Joe Falzone—soldier, civilian still on duty

Joe Falzone—soldier, civilian still on duty

By By Mike Cannariato, Rockford Resident

July 17, 1969-2002

Thirty-three years ago, Joe Faizone came home from Vietnam after doing bunker patrol in the hills of Southeast Asia.

Thirty-three years later, Joey still does “bunker patrol” at the Winnebago County Courthouse.

The “painter’s son from South Rockford,” Falzone still provides protection and service as a courthouse security officer. “Joe’s done a great job for us. He’s low key, but reliable and thorough,” says Dominic Iasparro, deputy chief of the Rockford Police Department. “He has a heart as good as gold. He treats those with whom he has contact, with respect and dignity. Joe is dedicated to protecting his community as he did his country.”

But Joe’s time in Vietnam, often isolated in a bunker miles away from base camp, was stressful and threatening. He was wounded in action on June 6, 1969, “exactly one year after Robert F. Kennedy was shot and killed, the 25th anniversary of D-Day.” His exemplary service resulted in being honored with a Purple Heart. Falzone remembers:

“Family is what kept me going, to see them again; so you can’t give up!”

Joe mentions many of the local veterans with whom he served when he talks about Vietnam.

“Ralph (Barcelona) and Ron (White) went in on the buddy plan. Ronnie came home and he’s a judge. Wonder what Ralph could have become?… Spike (Steve) Stone was the first guy from Rockford I met in Vietnam, during monsoon season. Spike already had 10 months in country, and I had three. We had no ammo, but you’re going to have to get the rest of that story from Spike, or read his book.”

Falzone smiles, glances away from the screens in his office, looks out towards the front door, and continues.

“It’s great to look around and see so many military veterans that are police officers, still here under Sheriff Meyers.”

Joe seldom discusses his wartime experiences, but his few words speak volumes.

“Some days you’re on the hills with artillery on a firebase; sometimes you were one of eight to 12 guys on patrol beyond the firebase perimeter. Unless you were there, you couldn’t know. I wish I didn’t know what I know.”

Falzone was a co-founder of Viet Now, now an international veterans’ organization that was started in Rockford with Nick Parnello, whom Joe also met in ‘Nam through another local veteran, Gerald Russo.

“It was through Russo that I met Nick Parnello. When I met Nicky at base camp, we dreamed about Maria’s (restaurant), and we vowed when we got home to set up a supper club for Vietnam vets at, where else, Maria’s. The Casons have been our hosts the first Tuesday of every month since.”

Joe pauses, shakes his head and smiles.

“Thirty-three years ago, I came home to Rockford, and the building I work in was just built.”

The familiar voice that is “Courthouse Security… Falzone,” 33 years after being E5 Sergeant Falzone, remains the “eyes” of the Public Safety Building and the courthouse. He seems to see what’s happening in the courthouse before you do, even while you’re looking at it.

“After all these years, I’m answering people’s questions before they even ask.”

Security can no longer be overlooked, and with Joe, it is evident. Just ask Anna Marie Arbisi, office manager at the State’s Attorney’s office.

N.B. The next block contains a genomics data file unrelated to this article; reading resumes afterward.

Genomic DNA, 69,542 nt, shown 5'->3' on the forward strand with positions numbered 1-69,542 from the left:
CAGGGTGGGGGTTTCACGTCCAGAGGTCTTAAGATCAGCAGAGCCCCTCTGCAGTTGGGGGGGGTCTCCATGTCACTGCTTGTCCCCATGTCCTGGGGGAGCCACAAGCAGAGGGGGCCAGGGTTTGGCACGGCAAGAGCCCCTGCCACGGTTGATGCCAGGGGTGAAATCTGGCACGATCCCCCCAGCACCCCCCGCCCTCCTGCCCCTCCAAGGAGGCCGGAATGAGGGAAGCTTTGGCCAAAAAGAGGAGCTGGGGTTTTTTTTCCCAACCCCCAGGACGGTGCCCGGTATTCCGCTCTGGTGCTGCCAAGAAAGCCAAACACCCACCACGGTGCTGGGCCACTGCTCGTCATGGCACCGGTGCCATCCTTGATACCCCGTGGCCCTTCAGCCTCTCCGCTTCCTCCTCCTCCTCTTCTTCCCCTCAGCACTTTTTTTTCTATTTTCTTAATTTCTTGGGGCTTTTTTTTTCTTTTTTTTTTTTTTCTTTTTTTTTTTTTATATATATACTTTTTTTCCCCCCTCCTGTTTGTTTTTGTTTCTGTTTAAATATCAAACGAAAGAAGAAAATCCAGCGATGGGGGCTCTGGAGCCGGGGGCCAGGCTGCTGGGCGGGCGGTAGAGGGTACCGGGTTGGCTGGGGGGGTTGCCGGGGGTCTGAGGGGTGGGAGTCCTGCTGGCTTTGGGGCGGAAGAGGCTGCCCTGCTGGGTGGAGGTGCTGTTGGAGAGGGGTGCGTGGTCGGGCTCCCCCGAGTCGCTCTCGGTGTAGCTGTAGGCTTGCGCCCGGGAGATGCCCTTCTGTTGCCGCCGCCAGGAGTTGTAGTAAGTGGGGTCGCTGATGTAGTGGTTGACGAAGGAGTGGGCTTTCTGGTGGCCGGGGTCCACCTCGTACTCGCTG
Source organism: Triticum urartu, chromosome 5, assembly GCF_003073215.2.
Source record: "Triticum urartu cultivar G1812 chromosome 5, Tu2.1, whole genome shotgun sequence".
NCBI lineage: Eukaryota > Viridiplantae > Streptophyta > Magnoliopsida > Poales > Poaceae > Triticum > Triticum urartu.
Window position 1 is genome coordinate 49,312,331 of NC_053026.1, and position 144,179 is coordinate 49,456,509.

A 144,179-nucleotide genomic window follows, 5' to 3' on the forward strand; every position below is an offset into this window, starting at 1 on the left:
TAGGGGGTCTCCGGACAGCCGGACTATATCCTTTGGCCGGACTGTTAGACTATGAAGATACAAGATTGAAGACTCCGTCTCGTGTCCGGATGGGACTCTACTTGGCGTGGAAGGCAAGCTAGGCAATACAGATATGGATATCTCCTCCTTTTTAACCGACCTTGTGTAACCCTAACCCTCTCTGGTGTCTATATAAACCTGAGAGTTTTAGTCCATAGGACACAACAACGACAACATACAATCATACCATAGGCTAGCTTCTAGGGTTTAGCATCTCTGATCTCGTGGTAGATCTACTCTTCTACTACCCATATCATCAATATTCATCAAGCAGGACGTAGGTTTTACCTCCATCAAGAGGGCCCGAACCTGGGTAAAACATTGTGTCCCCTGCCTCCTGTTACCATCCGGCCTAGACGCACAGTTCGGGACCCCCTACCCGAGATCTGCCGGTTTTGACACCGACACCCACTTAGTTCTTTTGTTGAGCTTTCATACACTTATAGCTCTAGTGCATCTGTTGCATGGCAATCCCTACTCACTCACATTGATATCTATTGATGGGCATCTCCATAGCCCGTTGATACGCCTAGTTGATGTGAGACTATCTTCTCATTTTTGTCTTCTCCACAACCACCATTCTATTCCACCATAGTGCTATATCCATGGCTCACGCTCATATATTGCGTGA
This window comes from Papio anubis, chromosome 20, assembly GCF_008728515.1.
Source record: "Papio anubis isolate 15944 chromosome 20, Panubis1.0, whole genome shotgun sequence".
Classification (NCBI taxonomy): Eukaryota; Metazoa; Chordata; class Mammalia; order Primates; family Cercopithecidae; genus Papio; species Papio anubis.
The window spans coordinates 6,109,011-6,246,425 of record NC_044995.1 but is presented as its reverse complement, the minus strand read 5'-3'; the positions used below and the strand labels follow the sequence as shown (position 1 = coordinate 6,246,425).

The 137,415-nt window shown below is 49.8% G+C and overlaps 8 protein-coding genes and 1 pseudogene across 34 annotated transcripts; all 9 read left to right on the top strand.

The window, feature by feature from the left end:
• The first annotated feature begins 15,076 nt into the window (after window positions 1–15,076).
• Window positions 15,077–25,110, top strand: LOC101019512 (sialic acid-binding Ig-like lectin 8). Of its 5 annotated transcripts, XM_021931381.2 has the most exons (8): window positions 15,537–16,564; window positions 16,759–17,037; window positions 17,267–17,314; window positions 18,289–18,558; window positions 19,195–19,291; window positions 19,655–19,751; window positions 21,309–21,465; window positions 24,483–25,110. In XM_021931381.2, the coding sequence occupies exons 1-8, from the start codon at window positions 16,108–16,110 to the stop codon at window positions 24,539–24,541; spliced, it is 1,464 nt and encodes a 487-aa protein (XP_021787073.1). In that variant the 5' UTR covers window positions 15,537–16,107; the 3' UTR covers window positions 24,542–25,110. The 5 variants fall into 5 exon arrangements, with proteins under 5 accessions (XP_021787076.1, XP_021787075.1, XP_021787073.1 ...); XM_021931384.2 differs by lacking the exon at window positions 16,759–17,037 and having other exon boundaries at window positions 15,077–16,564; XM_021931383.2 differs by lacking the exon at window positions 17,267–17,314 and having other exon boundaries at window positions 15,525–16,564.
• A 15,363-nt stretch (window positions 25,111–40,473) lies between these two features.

“Ever seen the ‘Soup Nazi’ on Seinfeld? We call Joe the ‘card Nazi.’ No card, no entry! You had better come in the right door! And that’s the way it should be. We feel very safe having Joe here.”

According to Sue Fiduccia, county coroner, “Joe is the overseer. He sees all and knows all.”

To Cathy Williams, the chief judge’s secretary, Joe is more than the “sentry of the courthouse (who provides) peace of mind for all personnel. He’s the eyes of all . . . always there to greet you with a good morning and sometimes even a donut.” Cathy used “pride, zest, fairness, loyalty, orderliness… excellence” in her description of Falzone.

Bill Henbest, director of the Financial Compliance unit within the State’s Attorney’s office, also appreciates Falzone’s upbeat, friendly but efficient manner.

“Some of those he encounters might be in a rather hostile frame of mind. But Joe’s unique approach is very effective. He thinks on his feet and can adjust to the different circumstances he faces. He exudes great confidence, and is a true good will ambassador for Winnebago County.”

Sue La May, from City Administration at the Rockford Police Department, communicates regularly with Falzone.

“I truly appreciate working with someone like Joe. He’s very dedicated to his job, and I can count on him. We have a great working relationship. And I also enjoy hearing his stories from his vacations in Mexico.”

Uince Murphy, director of Court Services, added, “When Joe is on the job, that courthouse is secure. It couldn’t be in better hands.”

Wendy Fosburg, administrative assistant to the circuit clerk, is one of many interviewed who also agrees with Murphy.

“We feel very safe knowing Joe Falzone is in charge. It seems like he’s here every day.”

Marc Gasparini, circuit clerk, also commends Falzone. “Joey is a true patriot, a man of great integrity, faith and honor. I am glad to call him my friend.”

Falzone is quick to include the people he works with as he reflects upon his job.

“Charley Jackson creates a relaxed but efficient atmosphere here. There’s no stars on this team. Without teamwork, you can never win. What keeps it together is working together, so you won’t need any bunker patrol.”

Steve Connell, deputy county clerk, sums it up. “Joe continues to serve his country and his community in a job he enjoys. Thanks for everything, Joe, and welcome home!”

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